Why an X? Slayer breaks the mold on supporting a machine.
Feb 02, 2009
Okay, I’m going to say it. . . “Slayer combines Art and Technology to create a beautiful, highly functional design.”
The reason I hesitate to state this bluntly is because it seems like this is an over-used marketing catch phrase–a hackneyed bromide, a gimmick. It seems that every company out there lays claim to bringing these two characteristics together in a single enigmatic product. However, most don’t.
If nothing else, the Slayer espresso machine truly is the result of a conscious effort to reassert the importance of the espresso machine as the iconic centerpiece, the focal point and object, of the Third Wave cafe, while at the same time introducing new brewing capabilities, particularly around the concept of leveraging brew pressure deltas, to get more out of the coffee.
Jason, Dan and I really did start out with the intention of creating a Slayer espresso machine that married Art and Technology to achieve a level of look and functionality that is simply not available in the market at this point. The design brief for Slayer called for a product, custom tailored for the boutique coffee category in form and function. To do this we had to push it.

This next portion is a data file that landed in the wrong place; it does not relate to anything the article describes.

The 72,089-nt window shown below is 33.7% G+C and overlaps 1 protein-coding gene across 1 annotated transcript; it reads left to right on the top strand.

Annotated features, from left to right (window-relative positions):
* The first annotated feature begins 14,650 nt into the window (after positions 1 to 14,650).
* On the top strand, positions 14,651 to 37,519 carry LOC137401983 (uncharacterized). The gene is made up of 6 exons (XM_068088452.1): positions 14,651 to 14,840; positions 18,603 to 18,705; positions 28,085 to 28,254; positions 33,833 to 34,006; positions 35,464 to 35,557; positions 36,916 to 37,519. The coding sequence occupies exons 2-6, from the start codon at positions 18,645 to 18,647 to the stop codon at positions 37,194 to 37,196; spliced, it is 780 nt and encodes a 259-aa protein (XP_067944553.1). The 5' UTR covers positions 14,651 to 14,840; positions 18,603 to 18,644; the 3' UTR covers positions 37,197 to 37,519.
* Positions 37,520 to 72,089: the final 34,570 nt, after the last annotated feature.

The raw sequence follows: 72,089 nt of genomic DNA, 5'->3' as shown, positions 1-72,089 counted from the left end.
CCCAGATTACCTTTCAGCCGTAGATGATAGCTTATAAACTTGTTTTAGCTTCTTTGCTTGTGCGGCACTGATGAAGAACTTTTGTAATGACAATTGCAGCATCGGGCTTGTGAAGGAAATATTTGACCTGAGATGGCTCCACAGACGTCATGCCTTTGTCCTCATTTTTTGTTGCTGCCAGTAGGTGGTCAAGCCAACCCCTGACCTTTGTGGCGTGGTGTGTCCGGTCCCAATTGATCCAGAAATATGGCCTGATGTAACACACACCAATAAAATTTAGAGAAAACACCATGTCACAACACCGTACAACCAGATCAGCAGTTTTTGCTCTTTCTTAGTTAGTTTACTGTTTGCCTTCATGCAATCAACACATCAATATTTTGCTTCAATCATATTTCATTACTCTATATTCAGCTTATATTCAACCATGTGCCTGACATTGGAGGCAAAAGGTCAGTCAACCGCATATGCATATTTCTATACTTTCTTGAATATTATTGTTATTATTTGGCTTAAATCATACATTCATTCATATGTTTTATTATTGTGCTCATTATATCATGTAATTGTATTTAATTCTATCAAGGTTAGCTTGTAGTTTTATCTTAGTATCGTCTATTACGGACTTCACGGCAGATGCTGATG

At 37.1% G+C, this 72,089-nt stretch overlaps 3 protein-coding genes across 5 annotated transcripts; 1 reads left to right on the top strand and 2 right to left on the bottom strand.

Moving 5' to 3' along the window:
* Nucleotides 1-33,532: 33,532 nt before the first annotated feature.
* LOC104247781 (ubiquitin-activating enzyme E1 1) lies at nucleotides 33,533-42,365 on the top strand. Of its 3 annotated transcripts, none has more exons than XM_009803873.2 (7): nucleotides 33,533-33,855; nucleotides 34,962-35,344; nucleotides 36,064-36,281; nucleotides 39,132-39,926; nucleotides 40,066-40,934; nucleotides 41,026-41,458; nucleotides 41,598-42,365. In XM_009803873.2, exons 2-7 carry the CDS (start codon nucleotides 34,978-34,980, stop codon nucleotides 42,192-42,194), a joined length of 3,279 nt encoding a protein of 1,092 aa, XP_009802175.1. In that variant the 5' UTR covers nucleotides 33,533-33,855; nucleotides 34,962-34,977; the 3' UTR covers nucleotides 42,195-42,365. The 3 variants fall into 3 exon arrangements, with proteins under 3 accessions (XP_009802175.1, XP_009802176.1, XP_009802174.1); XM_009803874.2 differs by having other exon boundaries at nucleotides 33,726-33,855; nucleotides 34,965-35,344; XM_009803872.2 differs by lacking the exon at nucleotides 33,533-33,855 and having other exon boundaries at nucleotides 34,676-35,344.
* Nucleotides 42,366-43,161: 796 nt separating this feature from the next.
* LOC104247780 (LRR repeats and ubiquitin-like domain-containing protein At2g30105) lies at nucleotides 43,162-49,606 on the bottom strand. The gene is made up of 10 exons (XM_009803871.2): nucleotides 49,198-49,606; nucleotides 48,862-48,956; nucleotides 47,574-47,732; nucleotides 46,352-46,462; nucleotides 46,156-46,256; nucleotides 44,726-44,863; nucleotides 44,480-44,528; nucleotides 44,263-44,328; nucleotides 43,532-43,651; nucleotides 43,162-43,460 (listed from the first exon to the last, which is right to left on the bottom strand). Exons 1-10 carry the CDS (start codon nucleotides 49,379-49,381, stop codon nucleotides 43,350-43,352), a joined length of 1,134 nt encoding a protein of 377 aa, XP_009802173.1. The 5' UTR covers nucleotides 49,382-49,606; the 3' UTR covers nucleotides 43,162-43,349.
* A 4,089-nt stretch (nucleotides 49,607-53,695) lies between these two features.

Moving Stuff to the Vertical Plane
One feature of Slayer that stands out (and has received quite a bit of comment already) is the X shaped support system. These X’s are far more than a decorative element. They actually support the entire machine and its key internal components, including tanks and preheater.
By casting a vertical X support system, we were able to escape from the horizontal space trap that plagues almost every machine now made. Most machines are supported by a flat horizontal plate or frame into which four NSF legs are attached.
The Slayer’s spar and Gatling gun-like tank mounting system swings all these support elements to the the sides and to the vertical plane. This means the Slayer’s X’es are functionally the same as the feet and bottom plate of a conventional machine. Only they’re out of the way and in an an area that lends extra rigidity to the steam system.
Slayer’s unique design also liberates tons of space under the machine and allows a low slung profile that keeps electronics and other key components far away from damaging sources of heat and humidity.
This is important for three reasons. First is longevity. This machine is designed to be the last machine anyone will ever need to purchase. Second, is serviceability. Identifying and getting to components is clear and easy for technicians of almost every aptitude. Third, is functionality. The machine is low profile. This helps connect the customer with the barista, emphasizing the performance art aspect of preparing coffee, perhaps the central tenet of Third Wave cafe operations.
I have attached a few pictures above that you may find interesting. First is a computer rendering of one of our original X designs. The other is a photo of the pattern and matchplate for our ultimate X, the one we’re using.